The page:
Youth Unemployment and Education in Africa

Cross-linked at Bertelsmann Stiftung – Future Challenges’ site

In the year 2005, Africa’s youth unemployment was at 21 percent, much higher than the world average of 14.4 percent and second only to the Middle East and North Africa (MENA) region’s 25.6 percent.

Youth Population by Economic Activity Status in Sub-Saharan Africa, 1997 and 2007- Credit: ILO

Youth unemployment in Africa is a problem of alarming proportions precisely because 65 percent of the continent’s population is under the age of 24, with over 40 percent of the total population below the age of 16, and about 25 percent between the ages 15 and 24. According to the International Labour Office (ILO), youth make up approximately 36.9 percent of the total working-age population and about 60 percent of Africa’s unemployed are youth.

While Africa’s nations have seen economic growth that outstrips other continents, the high share of young people (ages 15–24) who are unemployed has the potential to undermine that growth. In addition to the economic costs of youth unemployment, there is also a social cost. As youth face long-term or cyclical unemployment, they can become disaffected and dis-invested in their own communities. This can lead to higher crime rates and greater involvement in underground economic activity, as well as social unrest.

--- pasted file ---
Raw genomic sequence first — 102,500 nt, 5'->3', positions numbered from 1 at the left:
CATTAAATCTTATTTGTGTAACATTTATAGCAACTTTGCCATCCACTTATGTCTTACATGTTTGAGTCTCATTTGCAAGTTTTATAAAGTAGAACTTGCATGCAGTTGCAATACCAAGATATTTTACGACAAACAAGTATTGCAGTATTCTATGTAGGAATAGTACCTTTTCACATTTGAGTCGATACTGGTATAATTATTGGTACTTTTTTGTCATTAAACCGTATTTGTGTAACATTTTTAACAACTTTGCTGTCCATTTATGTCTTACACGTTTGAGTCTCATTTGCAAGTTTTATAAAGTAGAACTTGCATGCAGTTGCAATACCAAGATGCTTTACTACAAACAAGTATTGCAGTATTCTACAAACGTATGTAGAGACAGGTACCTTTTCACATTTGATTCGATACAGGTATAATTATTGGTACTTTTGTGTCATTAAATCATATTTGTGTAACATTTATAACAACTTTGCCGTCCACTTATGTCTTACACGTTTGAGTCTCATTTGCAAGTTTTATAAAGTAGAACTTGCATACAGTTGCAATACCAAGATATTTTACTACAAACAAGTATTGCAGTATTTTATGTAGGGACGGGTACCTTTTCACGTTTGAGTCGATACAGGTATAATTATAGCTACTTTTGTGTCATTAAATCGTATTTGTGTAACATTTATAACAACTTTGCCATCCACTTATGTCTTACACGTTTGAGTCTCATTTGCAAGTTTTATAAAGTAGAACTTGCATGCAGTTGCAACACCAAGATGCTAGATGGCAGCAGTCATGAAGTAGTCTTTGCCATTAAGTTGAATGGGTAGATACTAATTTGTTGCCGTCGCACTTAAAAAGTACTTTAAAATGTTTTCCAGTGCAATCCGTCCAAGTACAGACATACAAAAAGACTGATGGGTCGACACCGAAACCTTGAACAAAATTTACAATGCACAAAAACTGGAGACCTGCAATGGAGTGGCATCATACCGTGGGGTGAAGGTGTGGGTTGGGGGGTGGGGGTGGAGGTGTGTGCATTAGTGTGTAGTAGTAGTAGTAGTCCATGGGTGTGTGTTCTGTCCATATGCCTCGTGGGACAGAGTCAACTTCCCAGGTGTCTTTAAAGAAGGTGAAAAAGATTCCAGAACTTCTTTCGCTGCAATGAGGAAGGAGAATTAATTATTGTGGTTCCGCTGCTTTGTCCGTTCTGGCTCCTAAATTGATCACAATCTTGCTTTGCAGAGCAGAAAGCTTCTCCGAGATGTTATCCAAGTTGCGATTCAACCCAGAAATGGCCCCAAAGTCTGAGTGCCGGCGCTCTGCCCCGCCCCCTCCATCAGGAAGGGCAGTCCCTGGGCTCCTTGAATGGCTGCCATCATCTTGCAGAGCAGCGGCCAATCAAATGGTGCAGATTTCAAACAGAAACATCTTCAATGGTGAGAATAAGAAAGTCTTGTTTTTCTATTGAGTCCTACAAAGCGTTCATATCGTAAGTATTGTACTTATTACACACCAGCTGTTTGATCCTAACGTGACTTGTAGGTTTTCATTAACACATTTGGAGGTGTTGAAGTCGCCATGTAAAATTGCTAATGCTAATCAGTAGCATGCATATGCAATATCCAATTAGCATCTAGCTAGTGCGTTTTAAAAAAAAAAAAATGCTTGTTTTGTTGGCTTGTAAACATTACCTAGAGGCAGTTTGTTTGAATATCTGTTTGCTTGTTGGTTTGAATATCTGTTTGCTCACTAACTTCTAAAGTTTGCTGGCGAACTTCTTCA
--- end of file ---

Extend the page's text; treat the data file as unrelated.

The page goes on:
A 2008 World Bank report entitled “Youth and Employment in Africa: The Potential, the Problem, the Promise” indicates that access to education is still a major hurdle. For example, in Kenya and Uganda, school fees were too costly for poor families, and enrollment rates were low. However, after Kenya and Uganda eliminated the school fees, completion rates for fourth and fifth graders from impoverished families increased initially.

In the case of Kenyan schools, the elimination of school fees was not enough, as detailed by a Center for Global Development working paper entitled “Why Did Abolishing Fees Not Increase Public School Enrollment in Kenya?

Even where school enrollment increased, schools tended not to hire more teachers to accommodate their growing student body, resulting in lower qualities of education. Another factor- particularly in rural areas- is the the proximity of schools. The cost (in time or money- especially in terms of fuel use) to get to and from school is prohibitive to many parents.

As a continent, Africa has a long way to go in terms of educating, training its youth and providing opportunities to be economically active. Between heads of states who are not beholden to constitutional tenure clauses, the failure to make education generally accessible and relevant, and the burgeoning influx of migrant workers from Europe, Africa’s youth face a number of challenges. As Africa’s nations grow economically, we must be mindful of the fact that growing GDPs are not synonymous with less socio-economic inequality.

In fact, John Githongo, chief executive of Inuka Kenya Trust and chairman of the Africa Institute for Governing With Integrity and Kenya’s former secretary for governance and ethics, points out that as growth speeds up, so does inequality. In light of youth unemployment on the continent of Africa, this has huge implications on the social and political stability of Africa’s nations.

Questions:

What can be done to lower unemployment rates among Africa’s youth?

How can we better equip our youth for today’s labor market?

How can we enable African youth to become job creators without saddling them with debt?

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